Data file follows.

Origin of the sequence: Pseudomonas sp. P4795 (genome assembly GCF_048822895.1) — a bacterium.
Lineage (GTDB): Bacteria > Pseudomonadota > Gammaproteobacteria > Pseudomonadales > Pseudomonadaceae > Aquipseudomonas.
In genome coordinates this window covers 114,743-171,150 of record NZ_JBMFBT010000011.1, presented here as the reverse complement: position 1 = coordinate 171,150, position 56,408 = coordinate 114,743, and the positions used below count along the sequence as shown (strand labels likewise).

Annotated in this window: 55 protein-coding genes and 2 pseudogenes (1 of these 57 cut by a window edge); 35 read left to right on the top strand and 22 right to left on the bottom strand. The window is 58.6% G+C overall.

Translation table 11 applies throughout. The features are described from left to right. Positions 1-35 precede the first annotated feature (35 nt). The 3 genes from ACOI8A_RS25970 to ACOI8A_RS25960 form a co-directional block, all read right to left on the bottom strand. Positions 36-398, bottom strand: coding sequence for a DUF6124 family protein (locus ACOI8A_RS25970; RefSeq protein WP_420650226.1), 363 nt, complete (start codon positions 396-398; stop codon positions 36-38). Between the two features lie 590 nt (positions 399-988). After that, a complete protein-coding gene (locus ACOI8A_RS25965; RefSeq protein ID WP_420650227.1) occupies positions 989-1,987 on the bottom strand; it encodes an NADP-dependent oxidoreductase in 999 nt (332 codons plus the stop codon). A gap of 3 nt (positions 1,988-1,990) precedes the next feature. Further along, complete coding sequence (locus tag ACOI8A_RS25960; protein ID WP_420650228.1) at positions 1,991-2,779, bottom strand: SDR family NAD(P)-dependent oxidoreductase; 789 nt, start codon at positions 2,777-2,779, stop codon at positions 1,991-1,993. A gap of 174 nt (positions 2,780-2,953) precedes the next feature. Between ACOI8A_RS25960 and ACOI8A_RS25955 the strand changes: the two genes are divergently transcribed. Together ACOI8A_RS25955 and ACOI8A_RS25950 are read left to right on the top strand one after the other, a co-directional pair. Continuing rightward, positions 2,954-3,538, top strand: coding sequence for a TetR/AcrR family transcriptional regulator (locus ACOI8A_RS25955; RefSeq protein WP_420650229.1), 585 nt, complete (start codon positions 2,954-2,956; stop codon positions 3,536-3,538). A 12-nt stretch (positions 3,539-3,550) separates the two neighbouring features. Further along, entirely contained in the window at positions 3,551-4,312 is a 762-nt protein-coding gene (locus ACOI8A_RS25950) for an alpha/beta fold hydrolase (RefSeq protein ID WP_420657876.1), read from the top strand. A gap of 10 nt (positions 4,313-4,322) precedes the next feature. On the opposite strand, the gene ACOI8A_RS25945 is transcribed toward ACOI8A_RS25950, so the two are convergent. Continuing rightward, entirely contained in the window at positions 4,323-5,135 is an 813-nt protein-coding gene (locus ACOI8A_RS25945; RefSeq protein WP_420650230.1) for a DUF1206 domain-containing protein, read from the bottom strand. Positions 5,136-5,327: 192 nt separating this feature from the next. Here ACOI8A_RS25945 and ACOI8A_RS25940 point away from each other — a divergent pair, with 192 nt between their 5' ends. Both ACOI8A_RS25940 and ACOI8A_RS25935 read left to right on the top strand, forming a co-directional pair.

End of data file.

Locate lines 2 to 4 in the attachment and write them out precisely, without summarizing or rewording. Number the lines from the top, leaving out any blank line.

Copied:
Lineage (GTDB): Bacteria > Pseudomonadota > Gammaproteobacteria > Pseudomonadales > Pseudomonadaceae > Aquipseudomonas.
In genome coordinates this window covers 114,743-171,150 of record NZ_JBMFBT010000011.1, presented here as the reverse complement: position 1 = coordinate 171,150, position 56,408 = coordinate 114,743, and the positions used below count along the sequence as shown (strand labels likewise).

Annotated in this window: 55 protein-coding genes and 2 pseudogenes (1 of these 57 cut by a window edge); 35 read left to right on the top strand and 22 right to left on the bottom strand. The window is 58.6% G+C overall.